Flat screen monitors all the rage this season

Chad Waring

To a student, space in a dorm room is just about as valuable as space in a chic Manhattan penthouse. In this closet of a dorm, the most sought after plot is on a desk. Now for most students trying to keep their grades in check, their desks are cluttered with one, if not two, textbooks, class notes, homework assignments and the ever-looming computer monitor. Tossing out the books and papers is not an option, so what is a cramped student to do?

Well, that dingy old computer monitor that looks like a TV from the 1980s will just have to go. The monitors of the 21st century take up less than half the desk space of old boxy monitors. Most people simply refer to these slim spectacles as LCDs, since they are based on Liquid Crystal Display technology. These monitors are just like screens found on current laptop computers. LCDs have been on the market for a couple years, but only recently have they dropped to reasonable prices for the everyday consumer.

The number-one benefit of an LCD monitor is the compact size as compared to old monitors. Most LCDs consist of a screen, which is connected to a base. The screen is only about an inch thick. Most of the bulk of the unit is from the base size, ranging from seven to nine inches deep. If you have a standard 17-inch monitor right now, it probably takes up a space of 17-by-17 inches on your desk. If you opt for a 15 inch LCD, it will only take up a space 15-by-7 inches. You regain half of the space that the outdated monitor stole from you, basically the size of an open textbook.

Now when looking at the features of a LCD, the first that comes to mind is size. If the only thing you do on your computer is write papers, surf the web and chatting on AIM, then a 15-inch LCD will suit you fine. On the other hand, if you spend your time between classes saving the universe in the latest graphic-intense games, or you just demand a lot more breathing room on your computer screen, consider going with a 17 inch screen. Just to give you an idea, a 15 inch screen is about an inch bigger than the screens on the C&F laptops.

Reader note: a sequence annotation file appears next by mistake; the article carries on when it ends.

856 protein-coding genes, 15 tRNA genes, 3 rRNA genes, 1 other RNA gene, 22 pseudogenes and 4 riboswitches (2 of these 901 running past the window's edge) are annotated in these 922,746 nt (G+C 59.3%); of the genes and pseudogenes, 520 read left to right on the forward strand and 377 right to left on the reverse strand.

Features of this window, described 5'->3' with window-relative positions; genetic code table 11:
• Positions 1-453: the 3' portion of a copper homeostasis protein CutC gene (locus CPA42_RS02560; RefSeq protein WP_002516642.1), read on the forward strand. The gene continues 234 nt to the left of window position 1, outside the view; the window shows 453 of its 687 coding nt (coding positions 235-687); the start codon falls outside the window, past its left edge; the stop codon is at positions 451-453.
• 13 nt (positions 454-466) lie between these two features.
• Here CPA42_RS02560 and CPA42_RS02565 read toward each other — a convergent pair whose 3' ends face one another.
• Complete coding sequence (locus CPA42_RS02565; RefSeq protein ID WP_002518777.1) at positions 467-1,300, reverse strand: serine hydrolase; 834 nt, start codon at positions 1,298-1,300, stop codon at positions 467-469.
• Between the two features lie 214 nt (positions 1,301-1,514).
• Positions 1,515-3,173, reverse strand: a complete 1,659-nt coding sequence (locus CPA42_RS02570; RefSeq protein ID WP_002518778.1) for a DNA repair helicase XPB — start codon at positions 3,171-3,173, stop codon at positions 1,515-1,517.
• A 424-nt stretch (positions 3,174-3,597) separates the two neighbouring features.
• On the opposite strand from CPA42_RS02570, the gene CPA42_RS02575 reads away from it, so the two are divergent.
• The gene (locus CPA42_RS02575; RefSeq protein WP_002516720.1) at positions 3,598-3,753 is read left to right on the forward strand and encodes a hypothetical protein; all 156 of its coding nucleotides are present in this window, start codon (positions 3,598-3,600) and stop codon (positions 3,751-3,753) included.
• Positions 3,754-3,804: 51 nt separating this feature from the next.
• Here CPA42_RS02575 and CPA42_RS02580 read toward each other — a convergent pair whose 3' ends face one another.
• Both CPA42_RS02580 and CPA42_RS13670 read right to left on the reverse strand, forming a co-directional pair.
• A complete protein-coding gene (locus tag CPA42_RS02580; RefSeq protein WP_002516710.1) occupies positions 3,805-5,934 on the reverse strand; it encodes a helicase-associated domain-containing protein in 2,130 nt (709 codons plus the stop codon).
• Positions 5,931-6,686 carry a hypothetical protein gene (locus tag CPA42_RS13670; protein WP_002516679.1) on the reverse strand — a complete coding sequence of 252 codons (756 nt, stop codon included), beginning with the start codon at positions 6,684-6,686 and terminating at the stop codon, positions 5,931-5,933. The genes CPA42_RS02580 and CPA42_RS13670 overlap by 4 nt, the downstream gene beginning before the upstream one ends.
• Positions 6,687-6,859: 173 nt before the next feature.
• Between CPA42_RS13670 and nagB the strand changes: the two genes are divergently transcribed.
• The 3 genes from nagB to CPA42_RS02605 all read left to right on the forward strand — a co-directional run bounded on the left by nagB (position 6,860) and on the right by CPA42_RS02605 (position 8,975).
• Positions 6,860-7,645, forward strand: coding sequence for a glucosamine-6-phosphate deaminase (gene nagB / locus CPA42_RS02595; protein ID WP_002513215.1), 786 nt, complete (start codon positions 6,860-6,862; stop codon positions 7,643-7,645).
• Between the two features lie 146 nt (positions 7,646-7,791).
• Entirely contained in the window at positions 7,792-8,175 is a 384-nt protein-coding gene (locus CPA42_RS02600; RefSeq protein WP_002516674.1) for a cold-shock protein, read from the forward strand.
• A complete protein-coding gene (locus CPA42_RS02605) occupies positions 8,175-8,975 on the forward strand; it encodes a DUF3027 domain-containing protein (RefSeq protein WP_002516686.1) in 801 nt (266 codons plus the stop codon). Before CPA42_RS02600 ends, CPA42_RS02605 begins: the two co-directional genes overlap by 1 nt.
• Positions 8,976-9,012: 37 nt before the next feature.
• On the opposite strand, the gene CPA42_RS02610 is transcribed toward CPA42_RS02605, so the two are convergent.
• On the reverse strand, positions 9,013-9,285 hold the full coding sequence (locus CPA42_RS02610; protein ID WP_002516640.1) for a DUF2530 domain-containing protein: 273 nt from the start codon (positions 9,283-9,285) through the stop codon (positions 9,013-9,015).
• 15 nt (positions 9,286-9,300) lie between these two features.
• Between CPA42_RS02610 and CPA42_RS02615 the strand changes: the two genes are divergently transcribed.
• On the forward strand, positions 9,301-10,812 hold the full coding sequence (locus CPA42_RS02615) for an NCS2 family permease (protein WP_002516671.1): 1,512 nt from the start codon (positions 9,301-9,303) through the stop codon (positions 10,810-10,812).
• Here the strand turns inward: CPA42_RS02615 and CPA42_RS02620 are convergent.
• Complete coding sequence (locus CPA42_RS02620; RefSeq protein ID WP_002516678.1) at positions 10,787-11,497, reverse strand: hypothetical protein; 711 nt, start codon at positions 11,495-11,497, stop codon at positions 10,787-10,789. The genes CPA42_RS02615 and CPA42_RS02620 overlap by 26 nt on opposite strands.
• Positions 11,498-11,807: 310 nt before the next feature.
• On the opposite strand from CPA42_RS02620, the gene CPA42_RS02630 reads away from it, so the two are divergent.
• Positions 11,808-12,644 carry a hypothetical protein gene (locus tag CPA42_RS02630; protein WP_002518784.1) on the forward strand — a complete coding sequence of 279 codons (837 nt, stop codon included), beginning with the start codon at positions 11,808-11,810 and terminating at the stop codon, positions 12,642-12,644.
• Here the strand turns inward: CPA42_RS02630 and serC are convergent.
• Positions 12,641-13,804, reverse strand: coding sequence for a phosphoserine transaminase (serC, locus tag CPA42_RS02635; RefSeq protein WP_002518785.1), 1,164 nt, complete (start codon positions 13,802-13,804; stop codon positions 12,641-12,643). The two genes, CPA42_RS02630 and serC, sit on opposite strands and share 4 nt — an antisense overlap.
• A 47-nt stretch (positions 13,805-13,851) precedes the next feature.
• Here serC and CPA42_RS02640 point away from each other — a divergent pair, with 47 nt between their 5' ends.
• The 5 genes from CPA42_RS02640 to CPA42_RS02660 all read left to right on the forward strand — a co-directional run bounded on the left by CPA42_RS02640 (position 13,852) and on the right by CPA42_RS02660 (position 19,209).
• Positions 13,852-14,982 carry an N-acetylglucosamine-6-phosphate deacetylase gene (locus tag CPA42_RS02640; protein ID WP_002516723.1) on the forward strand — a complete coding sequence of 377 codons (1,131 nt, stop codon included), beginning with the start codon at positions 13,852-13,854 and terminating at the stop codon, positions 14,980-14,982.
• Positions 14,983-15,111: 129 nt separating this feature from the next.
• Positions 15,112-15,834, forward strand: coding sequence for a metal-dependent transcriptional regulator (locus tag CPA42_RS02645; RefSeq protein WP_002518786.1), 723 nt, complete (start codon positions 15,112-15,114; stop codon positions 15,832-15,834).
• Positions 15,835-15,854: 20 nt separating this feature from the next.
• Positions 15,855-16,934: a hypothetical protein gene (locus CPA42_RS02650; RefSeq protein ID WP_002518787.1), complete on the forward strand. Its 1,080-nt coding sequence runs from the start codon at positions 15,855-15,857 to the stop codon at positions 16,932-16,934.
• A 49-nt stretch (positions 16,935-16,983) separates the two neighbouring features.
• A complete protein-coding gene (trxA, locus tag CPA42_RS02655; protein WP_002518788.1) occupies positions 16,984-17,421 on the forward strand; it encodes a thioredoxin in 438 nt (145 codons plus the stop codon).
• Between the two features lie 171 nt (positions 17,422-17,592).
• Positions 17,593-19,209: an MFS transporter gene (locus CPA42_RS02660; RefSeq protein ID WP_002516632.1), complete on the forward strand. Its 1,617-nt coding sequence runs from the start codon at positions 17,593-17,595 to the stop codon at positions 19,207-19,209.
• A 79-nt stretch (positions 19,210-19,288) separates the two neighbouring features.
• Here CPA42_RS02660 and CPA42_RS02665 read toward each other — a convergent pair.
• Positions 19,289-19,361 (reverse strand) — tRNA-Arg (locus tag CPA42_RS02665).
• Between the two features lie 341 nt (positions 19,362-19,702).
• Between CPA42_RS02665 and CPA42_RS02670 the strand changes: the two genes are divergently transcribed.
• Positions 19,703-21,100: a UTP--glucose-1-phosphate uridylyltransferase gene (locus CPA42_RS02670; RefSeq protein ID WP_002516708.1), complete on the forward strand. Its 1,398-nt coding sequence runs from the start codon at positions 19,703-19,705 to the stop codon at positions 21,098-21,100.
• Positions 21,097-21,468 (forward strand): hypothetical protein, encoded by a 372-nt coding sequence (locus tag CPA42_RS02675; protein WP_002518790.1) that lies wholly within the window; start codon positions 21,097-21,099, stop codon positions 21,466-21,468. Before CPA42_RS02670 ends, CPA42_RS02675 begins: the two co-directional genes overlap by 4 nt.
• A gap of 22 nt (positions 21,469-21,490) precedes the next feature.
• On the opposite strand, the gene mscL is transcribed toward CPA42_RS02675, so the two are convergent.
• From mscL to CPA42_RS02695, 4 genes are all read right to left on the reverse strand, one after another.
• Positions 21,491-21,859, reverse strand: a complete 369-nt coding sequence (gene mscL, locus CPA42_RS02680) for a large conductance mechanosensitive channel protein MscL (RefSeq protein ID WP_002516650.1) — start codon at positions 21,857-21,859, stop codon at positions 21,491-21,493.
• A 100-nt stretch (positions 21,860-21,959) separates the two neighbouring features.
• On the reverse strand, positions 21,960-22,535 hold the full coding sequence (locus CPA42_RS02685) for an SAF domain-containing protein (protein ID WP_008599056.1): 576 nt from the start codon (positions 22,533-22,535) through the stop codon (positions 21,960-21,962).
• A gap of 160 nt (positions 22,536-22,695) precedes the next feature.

When you look at LCDs, you’ll see two stats thrown around. The first will probably be contrast ratio, around 300:1. This relates to the darkeness of the black on the LCD screen. The higher the first number in the ratio, the better, 350 is great, 325 is good.

The other number you’ll want to check out is the brightness rating. A typical rating is 250cd/m2. For simplicity’s sake, let’s just say that the higher the brightness rating, the easier it is for you to see the screen in any light.

If Santa is still looking for something to put under the tree for you this Christmas without breaking the bank, tell him to pick up the KDS Rad-5. It’s a 15 inch LCD that’s around $300. This guy packs a powerful punch with a 300:1 contrast ratio and 250cd/m2. The only downside is that the settings buttons are a little small and tricky to work with, but since you shouldn’t need to use them often, it is not a major problem.

If brand name is your appeal, then check out the NEC MultiSync 1550V at $350. It has about the same stats as the KDS, but down to 200 cd/m2. If you want something that will stand out on your desk, this LCD has a cool black housing. Plus NEC has a great customer service group, able to help you out if you have any questions.

If you can’t restrict yourself to just 15 inches, I’ll mention one 17 inch LCD that isn’t out of this world. The ViewSonic ViewPanel VE 170b will run you about $550. It has a contrast of 300:1 and a brightness level of 220 cd/m2. But the value is still with the smaller monitors right now.

It doesn’t matter which size LCD you go with, with either style you’ll be extremely surprised by all the room you’ve been missing out on.

Just remember, it will be worth spending a little extra cash for a better monitor, since without a monitor your computer is just a big paperweight.

Contact Chad with questions, comments and suggestions at [email protected]